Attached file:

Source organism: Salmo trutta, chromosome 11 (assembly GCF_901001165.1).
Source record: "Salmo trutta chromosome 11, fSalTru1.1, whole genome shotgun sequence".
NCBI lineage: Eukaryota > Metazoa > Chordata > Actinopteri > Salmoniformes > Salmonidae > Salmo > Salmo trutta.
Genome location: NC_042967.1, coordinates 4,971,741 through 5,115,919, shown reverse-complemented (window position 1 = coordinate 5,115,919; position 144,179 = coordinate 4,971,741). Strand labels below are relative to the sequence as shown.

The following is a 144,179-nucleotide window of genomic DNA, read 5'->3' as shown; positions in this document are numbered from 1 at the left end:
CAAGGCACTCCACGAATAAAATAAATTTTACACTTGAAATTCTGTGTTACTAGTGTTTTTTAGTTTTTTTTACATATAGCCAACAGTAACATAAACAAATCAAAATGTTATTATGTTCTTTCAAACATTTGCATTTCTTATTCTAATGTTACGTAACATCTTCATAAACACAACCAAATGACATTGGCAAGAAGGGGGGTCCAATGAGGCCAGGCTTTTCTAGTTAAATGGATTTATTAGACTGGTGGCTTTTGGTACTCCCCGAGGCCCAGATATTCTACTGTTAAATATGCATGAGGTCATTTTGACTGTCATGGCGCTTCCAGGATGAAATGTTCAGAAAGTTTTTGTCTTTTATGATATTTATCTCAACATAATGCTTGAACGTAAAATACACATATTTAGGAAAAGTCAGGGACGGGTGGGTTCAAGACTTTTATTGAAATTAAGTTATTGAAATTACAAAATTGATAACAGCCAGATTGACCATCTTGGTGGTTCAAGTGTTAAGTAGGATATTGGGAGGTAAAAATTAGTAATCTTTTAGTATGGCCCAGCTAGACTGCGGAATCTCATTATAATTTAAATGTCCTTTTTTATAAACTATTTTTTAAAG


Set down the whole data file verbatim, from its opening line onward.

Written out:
Source organism: Salmo trutta, chromosome 11 (assembly GCF_901001165.1).
Source record: "Salmo trutta chromosome 11, fSalTru1.1, whole genome shotgun sequence".
NCBI lineage: Eukaryota > Metazoa > Chordata > Actinopteri > Salmoniformes > Salmonidae > Salmo > Salmo trutta.
Genome location: NC_042967.1, coordinates 4,971,741 through 5,115,919, shown reverse-complemented (window position 1 = coordinate 5,115,919; position 144,179 = coordinate 4,971,741). Strand labels below are relative to the sequence as shown.

The following is a 144,179-nucleotide window of genomic DNA, read 5'->3' as shown; positions in this document are numbered from 1 at the left end:
CAAGGCACTCCACGAATAAAATAAATTTTACACTTGAAATTCTGTGTTACTAGTGTTTTTTAGTTTTTTTTACATATAGCCAACAGTAACATAAACAAATCAAAATGTTATTATGTTCTTTCAAACATTTGCATTTCTTATTCTAATGTTACGTAACATCTTCATAAACACAACCAAATGACATTGGCAAGAAGGGGGGTCCAATGAGGCCAGGCTTTTCTAGTTAAATGGATTTATTAGACTGGTGGCTTTTGGTACTCCCCGAGGCCCAGATATTCTACTGTTAAATATGCATGAGGTCATTTTGACTGTCATGGCGCTTCCAGGATGAAATGTTCAGAAAGTTTTTGTCTTTTATGATATTTATCTCAACATAATGCTTGAACGTAAAATACACATATTTAGGAAAAGTCAGGGACGGGTGGGTTCAAGACTTTTATTGAAATTAAGTTATTGAAATTACAAAATTGATAACAGCCAGATTGACCATCTTGGTGGTTCAAGTGTTAAGTAGGATATTGGGAGGTAAAAATTAGTAATCTTTTAGTATGGCCCAGCTAGACTGCGGAATCTCATTATAATTTAAATGTCCTTTTTTATAAACTATTTTTTAAAG